By Paul Nicholson
July 18 – Trinidad and Tobago FA president David John-Williams who two weeks caught the ire of his members at the federation’s extra ordinary general meeting, this week could be facing a $600,000 plus lawsuit for failing to pay the Italian coaches of its women’s team.
John-Williams hired Italian Carolina Morace as women’s national senior team coach in what was regarded as a coup for the island. The TTFA is hosting the CONCACAF U-20 women’s championships in January 2018.
However, with wages unpaid for three months, Morace told Wired868, “the contract [is] terminated for just cause.”
Morace and her assistants Nicola Williams, Elisabetta Bavagnoli and Manuela Tesse, were rumoured to cost the TTFA $24,000 per month. According to Wired868.
In March John-Williams said that cost would be funded by CONCACAF. “Don’t get the misconception that we’re contracting coaches and we can’t pay them – we have specific allocations. So therefore the $125,000 US that we get a year from CONCACAF is going to go into the women’s programme,” Wired868 reported.
Unfortunately for John-Williams that money did not arrive in the TTFA accounts, apparently due to a preference for CONCACAF to pay the coaches direct, apparently due to fear that the money might not make it to the coaching team. The situation is particularly embarrassing for John-Williams who was supported actively by CONCACAF Victor Montagliani in his failed bid for the Caribbean Football Union presidency.
Financial integrity issues
The situation with the Italian women’s coaches followed what was a difficult EGM for the TTFA executive that saw it fail to have its accounts approved with a number of other financial questions arising.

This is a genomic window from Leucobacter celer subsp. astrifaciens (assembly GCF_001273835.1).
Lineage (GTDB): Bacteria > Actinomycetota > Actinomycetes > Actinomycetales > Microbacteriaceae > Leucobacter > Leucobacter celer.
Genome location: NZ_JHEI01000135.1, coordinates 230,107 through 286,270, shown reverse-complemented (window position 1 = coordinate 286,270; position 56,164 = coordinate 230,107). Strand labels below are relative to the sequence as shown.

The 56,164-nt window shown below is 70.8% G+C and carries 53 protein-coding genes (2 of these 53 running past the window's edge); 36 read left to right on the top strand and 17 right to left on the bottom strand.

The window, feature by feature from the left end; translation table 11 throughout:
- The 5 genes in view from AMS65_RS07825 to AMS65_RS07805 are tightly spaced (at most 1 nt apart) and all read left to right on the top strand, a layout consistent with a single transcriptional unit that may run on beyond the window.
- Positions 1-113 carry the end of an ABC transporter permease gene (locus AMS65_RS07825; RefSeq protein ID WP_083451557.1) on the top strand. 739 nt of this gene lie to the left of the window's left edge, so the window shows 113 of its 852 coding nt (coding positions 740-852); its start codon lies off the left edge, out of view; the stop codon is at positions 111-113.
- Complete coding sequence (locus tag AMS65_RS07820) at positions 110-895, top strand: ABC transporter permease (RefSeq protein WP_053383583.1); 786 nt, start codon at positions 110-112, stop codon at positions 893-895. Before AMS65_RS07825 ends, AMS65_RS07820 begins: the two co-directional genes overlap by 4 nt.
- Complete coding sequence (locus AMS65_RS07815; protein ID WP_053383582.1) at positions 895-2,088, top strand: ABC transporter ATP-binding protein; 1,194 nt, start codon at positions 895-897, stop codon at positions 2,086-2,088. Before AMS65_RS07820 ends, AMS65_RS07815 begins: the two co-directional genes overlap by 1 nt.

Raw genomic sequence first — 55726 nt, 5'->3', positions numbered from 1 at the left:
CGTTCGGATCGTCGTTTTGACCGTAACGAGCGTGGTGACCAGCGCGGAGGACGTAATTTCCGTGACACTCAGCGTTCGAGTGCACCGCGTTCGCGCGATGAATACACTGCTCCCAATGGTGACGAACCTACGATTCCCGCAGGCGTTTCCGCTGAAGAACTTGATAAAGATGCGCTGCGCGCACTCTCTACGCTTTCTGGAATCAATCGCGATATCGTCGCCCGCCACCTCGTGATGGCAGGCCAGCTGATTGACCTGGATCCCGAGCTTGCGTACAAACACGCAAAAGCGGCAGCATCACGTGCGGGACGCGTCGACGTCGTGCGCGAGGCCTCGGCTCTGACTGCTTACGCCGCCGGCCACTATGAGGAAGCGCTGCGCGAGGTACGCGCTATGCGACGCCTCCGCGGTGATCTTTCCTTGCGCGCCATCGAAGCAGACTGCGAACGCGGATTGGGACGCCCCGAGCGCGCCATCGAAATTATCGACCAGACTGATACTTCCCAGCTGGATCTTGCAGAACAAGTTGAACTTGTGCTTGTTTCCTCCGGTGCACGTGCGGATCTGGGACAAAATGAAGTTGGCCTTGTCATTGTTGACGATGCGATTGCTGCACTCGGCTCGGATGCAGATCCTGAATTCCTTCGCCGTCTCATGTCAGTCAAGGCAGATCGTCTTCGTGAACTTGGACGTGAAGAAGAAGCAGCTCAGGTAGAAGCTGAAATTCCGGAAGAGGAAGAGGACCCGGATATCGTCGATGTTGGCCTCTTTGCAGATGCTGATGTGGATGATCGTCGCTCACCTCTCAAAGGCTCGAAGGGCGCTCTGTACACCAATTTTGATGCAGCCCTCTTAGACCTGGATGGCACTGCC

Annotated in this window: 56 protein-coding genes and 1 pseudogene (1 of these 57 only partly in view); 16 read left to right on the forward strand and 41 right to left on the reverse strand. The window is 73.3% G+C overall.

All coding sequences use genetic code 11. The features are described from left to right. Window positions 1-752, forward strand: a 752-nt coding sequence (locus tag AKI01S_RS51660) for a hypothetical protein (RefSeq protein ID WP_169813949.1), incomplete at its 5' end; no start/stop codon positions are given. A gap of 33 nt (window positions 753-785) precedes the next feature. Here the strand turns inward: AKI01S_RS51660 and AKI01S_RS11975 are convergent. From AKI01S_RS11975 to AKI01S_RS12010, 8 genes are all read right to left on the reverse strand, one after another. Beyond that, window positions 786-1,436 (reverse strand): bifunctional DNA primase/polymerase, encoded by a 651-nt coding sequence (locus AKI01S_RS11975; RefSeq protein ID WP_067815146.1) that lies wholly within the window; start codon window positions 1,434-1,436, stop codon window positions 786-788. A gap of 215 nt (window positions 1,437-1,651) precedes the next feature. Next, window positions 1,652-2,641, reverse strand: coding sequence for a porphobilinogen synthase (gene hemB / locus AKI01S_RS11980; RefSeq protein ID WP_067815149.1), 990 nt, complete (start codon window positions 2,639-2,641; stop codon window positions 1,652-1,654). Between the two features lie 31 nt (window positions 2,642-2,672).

The accounts were read out by an auditor to the meeting with no hard copies circulated prompting the membership to reject their authorisation. There was also a failure to elect Judicial and Audit and Compliance bodies as members argued they had not had a chance to review the candidates – John-Williams just read out a list of names to the meeting.
The questions over financial integrity have become increasing uncomfortable for John-Williams’ regime with the Veteran Footballers Foundation of Trinidad and Tobago (VFFTT) led by their president Selby Browne in the vanguard of financial information requests for information on financial management, finance received from FIFA and CONCACAF and the programmes this money has been spent on.
Browne has a right to be suspicious. He suffered losses calculated at millions of dollars from the dubious removal of broadcast rights to the Caribbean Sports Television Network (CSTN) for the 2002 World Cup and other FIFA Events from 1999 to 2002 by FIFA’s then marketing agency Kirch Group. CSTN had already been broadcasting throughout the Caribbean through its national associates, some of which were state broadcasters.
The World Cup rights were then effectively given to then CONCACAF and TTFA president Jack Warner although CSTN had already begun a payment programme.
Attempts to recover losses from FIFA have proved futile, though Browne has given up. It is unlikely he will be duped again when it comes to the financial finagling on his Caribbean island.
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